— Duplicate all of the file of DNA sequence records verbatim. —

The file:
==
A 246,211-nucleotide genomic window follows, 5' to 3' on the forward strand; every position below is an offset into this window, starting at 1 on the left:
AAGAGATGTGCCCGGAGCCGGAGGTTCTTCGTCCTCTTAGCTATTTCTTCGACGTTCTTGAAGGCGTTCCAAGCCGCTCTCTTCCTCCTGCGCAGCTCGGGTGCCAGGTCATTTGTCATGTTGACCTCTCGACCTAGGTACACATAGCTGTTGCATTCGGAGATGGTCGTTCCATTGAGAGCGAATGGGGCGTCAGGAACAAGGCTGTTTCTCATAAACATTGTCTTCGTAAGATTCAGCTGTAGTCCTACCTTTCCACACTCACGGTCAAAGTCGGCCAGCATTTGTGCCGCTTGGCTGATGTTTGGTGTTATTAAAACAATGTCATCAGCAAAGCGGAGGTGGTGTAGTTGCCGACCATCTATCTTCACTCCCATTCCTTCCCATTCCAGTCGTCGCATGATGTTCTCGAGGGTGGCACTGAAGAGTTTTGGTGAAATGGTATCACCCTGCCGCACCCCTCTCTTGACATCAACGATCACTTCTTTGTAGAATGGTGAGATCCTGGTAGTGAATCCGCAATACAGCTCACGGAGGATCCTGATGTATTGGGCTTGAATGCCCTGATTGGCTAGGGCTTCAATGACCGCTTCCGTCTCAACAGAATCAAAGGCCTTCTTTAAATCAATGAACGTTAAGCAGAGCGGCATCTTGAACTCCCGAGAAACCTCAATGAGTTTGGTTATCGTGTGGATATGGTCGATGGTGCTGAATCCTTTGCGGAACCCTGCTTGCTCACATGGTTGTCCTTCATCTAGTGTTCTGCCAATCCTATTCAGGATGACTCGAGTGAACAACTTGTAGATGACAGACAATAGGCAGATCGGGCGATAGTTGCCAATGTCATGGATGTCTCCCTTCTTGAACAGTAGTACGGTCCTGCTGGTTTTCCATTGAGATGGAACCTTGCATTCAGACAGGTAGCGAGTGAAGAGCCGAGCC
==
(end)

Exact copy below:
A 246,211-nucleotide genomic window follows, 5' to 3' on the forward strand; every position below is an offset into this window, starting at 1 on the left:
AAGAGATGTGCCCGGAGCCGGAGGTTCTTCGTCCTCTTAGCTATTTCTTCGACGTTCTTGAAGGCGTTCCAAGCCGCTCTCTTCCTCCTGCGCAGCTCGGGTGCCAGGTCATTTGTCATGTTGACCTCTCGACCTAGGTACACATAGCTGTTGCATTCGGAGATGGTCGTTCCATTGAGAGCGAATGGGGCGTCAGGAACAAGGCTGTTTCTCATAAACATTGTCTTCGTAAGATTCAGCTGTAGTCCTACCTTTCCACACTCACGGTCAAAGTCGGCCAGCATTTGTGCCGCTTGGCTGATGTTTGGTGTTATTAAAACAATGTCATCAGCAAAGCGGAGGTGGTGTAGTTGCCGACCATCTATCTTCACTCCCATTCCTTCCCATTCCAGTCGTCGCATGATGTTCTCGAGGGTGGCACTGAAGAGTTTTGGTGAAATGGTATCACCCTGCCGCACCCCTCTCTTGACATCAACGATCACTTCTTTGTAGAATGGTGAGATCCTGGTAGTGAATCCGCAATACAGCTCACGGAGGATCCTGATGTATTGGGCTTGAATGCCCTGATTGGCTAGGGCTTCAATGACCGCTTCCGTCTCAACAGAATCAAAGGCCTTCTTTAAATCAATGAACGTTAAGCAGAGCGGCATCTTGAACTCCCGAGAAACCTCAATGAGTTTGGTTATCGTGTGGATATGGTCGATGGTGCTGAATCCTTTGCGGAACCCTGCTTGCTCACATGGTTGTCCTTCATCTAGTGTTCTGCCAATCCTATTCAGGATGACTCGAGTGAACAACTTGTAGATGACAGACAATAGGCAGATCGGGCGATAGTTGCCAATGTCATGGATGTCTCCCTTCTTGAACAGTAGTACGGTCCTGCTGGTTTTCCATTGAGATGGAACCTTGCATTCAGACAGGTAGCGAGTGAAGAGCCGAGCC